I believe Albert Valentine were the given names and agree with David that Archie rings a bell as his nickname but cant find anything on that at the moment

#12 Hans Etzrodt

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Posted 11 May 2003 - 10:26

Originally posted by john medley
...It was probably a typo in your original post ,but the year of Turner's death was 1926 not 1928...

OMG! Even the headline is screwed up. :blush:

Yes, it was 1926. My records are all right, just my posting refers to the wrong year. :blush:

#13 Ray Bell

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Posted 11 May 2003 - 10:52

John...

While Hans takes a dip in the waves at the nearby beach to wash the tears from his eyes, can you reveal anything about this Brookvale hillclimb course other than its length?

My guess would be either the main road from Pittwater Road up towards Oxford Falls, or alternatively the road that leads from behind the shops to join with that road at its summit... no Sydney street directories around here for me to include street names, though the main road is Warringah Road, from memory.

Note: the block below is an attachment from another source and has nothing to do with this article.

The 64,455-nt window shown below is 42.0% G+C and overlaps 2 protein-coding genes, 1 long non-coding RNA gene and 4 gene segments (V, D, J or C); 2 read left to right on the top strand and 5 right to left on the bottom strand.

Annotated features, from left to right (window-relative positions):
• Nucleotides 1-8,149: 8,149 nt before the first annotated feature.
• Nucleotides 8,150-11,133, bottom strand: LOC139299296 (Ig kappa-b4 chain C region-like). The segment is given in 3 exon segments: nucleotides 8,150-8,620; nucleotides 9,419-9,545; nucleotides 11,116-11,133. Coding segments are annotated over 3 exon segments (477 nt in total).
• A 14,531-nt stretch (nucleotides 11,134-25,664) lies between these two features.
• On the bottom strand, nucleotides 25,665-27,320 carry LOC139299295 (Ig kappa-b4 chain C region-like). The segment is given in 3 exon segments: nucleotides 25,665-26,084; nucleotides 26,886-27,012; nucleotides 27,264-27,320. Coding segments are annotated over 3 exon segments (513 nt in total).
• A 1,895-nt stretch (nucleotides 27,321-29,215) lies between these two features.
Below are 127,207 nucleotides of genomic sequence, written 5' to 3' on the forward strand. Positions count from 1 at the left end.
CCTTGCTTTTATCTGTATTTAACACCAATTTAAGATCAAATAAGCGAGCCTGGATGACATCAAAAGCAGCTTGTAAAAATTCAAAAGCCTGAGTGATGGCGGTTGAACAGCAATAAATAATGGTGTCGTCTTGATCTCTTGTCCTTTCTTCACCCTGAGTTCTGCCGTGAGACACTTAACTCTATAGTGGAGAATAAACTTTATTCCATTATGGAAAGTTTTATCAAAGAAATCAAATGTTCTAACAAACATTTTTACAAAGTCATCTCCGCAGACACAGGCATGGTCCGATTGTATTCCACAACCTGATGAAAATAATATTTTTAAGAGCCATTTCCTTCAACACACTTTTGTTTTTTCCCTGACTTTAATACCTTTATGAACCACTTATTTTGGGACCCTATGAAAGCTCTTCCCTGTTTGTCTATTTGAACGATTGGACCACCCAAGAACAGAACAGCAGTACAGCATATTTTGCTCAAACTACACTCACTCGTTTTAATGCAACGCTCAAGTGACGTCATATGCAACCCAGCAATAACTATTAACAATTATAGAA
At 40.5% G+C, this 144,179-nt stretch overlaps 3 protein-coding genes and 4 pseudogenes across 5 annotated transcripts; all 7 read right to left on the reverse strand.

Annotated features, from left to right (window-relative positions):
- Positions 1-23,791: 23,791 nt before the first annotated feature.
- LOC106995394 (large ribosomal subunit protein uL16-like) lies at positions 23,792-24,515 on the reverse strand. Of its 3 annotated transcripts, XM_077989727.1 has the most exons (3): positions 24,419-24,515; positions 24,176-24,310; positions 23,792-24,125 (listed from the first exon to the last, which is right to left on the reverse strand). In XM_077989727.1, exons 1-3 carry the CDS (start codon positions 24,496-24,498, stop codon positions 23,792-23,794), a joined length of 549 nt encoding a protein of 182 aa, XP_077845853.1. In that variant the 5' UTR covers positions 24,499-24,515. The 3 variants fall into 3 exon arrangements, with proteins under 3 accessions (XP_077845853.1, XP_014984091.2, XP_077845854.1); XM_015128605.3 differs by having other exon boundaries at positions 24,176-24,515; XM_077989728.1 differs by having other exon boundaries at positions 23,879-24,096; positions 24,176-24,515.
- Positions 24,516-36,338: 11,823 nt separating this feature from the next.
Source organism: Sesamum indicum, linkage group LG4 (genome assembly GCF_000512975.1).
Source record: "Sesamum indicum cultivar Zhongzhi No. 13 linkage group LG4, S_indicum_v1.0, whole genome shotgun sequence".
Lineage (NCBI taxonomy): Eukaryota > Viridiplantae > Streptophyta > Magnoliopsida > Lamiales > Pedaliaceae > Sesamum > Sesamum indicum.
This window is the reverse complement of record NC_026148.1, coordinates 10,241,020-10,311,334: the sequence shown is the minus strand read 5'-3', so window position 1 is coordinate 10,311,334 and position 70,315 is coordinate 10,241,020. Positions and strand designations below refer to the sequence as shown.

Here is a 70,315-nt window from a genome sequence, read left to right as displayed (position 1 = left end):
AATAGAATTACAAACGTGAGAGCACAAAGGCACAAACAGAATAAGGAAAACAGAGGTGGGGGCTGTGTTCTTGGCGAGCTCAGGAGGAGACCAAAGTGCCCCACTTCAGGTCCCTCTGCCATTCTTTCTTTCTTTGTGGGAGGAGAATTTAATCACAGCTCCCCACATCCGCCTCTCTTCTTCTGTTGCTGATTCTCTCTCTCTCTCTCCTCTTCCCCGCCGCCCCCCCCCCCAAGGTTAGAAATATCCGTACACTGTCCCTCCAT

Of course, I would expect that the alignment of both has been changed over the intervening decades...

#14 Catalina Park

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Posted 11 May 2003 - 11:29

This is what was written in the Macquarie Dictionary of Motoring...

TURNER, A.V. Well-known motor sport personality and record breaker during the 1920s. Turner was a con- temporary of such men as 'Wizard' Smith, Boyd Edkins and Charlie East. Albert Valentine Turner - invariably known to colleagues as A.V. - was born in 1887 and apprenticed at the age of 14 at Phizakerley's Sydney motor sales and service organisation. He started driving competitively in 1912 and - a year later - came second outright in the Sydney- to-Melbourne reliability trial. Soon after this he established a new speed record between the two cities - a record which stood until 1916 when Boyd Edkins achieved a faster time.
With this taste of success, Turner entered every Australian reliability and speed trial possible and established new Sydney-to-Melbourne records on four occasions. During the 1920s, Turner had a successful Sydney-based car operation selling Bugatti, Daimler-Benz and ltalas. He raced until 15 May, 1926, when he crashed his eight-cylinder Bugatti at a hillclimb in Harbord, NSW, and subsequently died of injuries. See also INTERSTATE SPEED RECORD BREAKING.